Uterine polyps are growths in the uterus that attach to the inner uterine wall and extend into the cavity. Polyps usually are noncancerous, but on occasion, can be cancerous or turn into cancer. The size of uterine polyps varies and can be anywhere between a few millimeters to many centimeters.
Most women that have uterine polyps don’t display any symptoms at all, while some experience spotting to heavy bleeding. The most common signs and symptoms of uterine fibroids include:
- Irregular menstrual bleeding (frequent, unpredictable periods)
- Bleeding between menstrual periods
- Excessively heavy menstrual periods
- Vagina bleeding after menopause
While the cause of uterine polyps remains unknown, we do know that they are influenced by hormonal factors because they are estrogen-sensitive. For example, increasing levels of estrogen can cause uterine polyps to grow. Risk factors for developing uterine polyps include:
- Being perimenopausal or postmenopausal
- High blood pressure
- Taking Tamoxifen (medication for breast cancer)
Uterine polyps can be detected by performing one of the following tests:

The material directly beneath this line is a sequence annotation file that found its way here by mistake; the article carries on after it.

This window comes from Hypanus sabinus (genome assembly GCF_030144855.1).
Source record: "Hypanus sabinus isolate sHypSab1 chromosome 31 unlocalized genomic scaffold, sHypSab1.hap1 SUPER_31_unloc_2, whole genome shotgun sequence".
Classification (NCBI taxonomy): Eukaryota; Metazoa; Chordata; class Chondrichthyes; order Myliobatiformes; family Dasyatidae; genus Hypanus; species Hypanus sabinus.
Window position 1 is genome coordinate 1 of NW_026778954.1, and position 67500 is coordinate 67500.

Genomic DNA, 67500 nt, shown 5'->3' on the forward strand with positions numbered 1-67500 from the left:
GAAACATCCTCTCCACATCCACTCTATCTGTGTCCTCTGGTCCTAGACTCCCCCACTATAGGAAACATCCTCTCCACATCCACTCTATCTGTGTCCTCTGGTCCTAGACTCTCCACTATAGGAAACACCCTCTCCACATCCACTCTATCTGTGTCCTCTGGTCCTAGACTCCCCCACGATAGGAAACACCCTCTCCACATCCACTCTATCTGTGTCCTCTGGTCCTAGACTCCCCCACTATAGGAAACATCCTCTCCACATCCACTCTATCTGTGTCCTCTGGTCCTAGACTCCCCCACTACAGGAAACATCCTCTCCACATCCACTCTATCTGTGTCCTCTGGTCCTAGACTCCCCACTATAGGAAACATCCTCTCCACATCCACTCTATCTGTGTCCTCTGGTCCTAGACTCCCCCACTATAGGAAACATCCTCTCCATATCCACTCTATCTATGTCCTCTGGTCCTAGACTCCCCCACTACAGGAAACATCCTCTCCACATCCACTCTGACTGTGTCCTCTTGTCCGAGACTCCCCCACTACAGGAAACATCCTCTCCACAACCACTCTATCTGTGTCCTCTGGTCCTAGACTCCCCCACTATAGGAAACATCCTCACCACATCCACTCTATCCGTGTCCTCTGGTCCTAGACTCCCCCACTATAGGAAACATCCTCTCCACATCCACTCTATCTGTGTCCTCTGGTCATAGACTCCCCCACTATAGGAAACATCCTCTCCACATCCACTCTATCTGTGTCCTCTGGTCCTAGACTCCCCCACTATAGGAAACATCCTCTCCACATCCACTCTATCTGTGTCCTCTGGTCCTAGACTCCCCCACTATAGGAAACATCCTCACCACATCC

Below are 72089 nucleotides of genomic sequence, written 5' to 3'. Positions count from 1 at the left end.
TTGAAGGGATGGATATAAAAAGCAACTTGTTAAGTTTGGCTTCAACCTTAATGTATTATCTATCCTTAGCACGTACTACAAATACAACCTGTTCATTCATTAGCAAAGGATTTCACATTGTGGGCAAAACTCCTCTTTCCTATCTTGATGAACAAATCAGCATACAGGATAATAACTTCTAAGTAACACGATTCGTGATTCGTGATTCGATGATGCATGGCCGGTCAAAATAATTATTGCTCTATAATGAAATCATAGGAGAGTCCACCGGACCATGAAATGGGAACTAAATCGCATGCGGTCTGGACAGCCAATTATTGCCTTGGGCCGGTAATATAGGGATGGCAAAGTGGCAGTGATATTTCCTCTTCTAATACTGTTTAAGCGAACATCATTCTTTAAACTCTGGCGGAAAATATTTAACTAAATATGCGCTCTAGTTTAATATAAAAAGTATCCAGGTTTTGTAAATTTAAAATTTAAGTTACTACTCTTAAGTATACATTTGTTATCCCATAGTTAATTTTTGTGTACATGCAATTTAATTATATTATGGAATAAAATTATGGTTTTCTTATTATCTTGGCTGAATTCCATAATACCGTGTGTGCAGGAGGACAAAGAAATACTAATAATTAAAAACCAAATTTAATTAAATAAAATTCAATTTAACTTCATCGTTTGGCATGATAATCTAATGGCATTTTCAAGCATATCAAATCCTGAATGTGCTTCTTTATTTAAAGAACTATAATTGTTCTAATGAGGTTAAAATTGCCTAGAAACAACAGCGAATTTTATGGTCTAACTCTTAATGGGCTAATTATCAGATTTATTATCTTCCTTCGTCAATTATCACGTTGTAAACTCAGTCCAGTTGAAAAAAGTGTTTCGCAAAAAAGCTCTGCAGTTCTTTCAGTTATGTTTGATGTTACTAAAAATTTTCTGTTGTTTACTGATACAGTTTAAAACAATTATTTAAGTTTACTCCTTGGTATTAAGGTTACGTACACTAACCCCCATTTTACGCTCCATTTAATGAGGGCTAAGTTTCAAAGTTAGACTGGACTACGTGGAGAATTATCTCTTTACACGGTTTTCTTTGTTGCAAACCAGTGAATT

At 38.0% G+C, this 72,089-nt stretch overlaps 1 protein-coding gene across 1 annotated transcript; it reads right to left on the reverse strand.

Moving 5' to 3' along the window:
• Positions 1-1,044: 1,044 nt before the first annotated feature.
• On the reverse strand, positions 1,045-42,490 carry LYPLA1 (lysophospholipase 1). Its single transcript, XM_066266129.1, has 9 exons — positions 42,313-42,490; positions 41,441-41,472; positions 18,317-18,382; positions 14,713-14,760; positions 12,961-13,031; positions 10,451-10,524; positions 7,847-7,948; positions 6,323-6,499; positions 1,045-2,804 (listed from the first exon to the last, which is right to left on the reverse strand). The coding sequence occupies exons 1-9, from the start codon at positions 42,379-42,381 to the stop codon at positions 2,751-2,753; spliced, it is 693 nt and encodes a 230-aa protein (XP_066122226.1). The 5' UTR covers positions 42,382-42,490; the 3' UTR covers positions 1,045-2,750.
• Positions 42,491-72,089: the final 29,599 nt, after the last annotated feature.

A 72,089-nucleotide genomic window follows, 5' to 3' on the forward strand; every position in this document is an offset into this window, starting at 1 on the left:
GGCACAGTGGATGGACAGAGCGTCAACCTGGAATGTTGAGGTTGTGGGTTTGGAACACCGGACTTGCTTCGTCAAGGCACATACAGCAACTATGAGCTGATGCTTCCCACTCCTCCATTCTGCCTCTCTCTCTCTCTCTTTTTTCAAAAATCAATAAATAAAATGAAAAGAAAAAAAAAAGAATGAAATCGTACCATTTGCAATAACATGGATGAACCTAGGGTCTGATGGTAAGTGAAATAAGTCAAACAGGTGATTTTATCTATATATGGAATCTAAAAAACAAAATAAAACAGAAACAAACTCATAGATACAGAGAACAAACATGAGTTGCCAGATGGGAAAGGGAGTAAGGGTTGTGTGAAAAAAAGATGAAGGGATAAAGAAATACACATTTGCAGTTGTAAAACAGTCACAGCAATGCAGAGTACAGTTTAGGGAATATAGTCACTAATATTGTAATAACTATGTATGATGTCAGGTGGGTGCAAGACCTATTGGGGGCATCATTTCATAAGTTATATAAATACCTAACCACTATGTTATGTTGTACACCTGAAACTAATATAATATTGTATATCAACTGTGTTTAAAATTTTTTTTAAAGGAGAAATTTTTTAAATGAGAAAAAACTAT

- Ultrasound:the presence of uterine polyps can be detected by using a transvaginal probe to capture images of the uterine cavity. If a thickening of the endometrial tissue is visualized, this can suggest uterine polyps.
- Hysterosonography (fluid test): polyps can also be seen by imaging, with a transvaginal probe, when saline water is injected into the uterus through a thin catheter to expand the cavity and show any irregularities.
- Hysteroscopy: for a more in-depth look at the uterus, polyps can be visualized through a lighted telescope that is inserted through the cervix and to the uterus. After injecting saline and expanding the cavity, the uterine walls are scoped out for any presence of a polyp.
- Endometrial biopsy:confirmation of uterine polyps can be made via lab testing after using a suction catheter to obtain a specimen in the uterine cavity.
Depending on being symptomatic or not, uterine polyps are either treated by observation alone or treated with hormonal medication, and/or surgery to remove them completely. For polyps that are symptomatic and/or become problematic, they can be removed surgically during a hysteroscopy. Once the polyp is removed, it is then sent to the lab for testing to determine if the polyp has cancerous cells or not.
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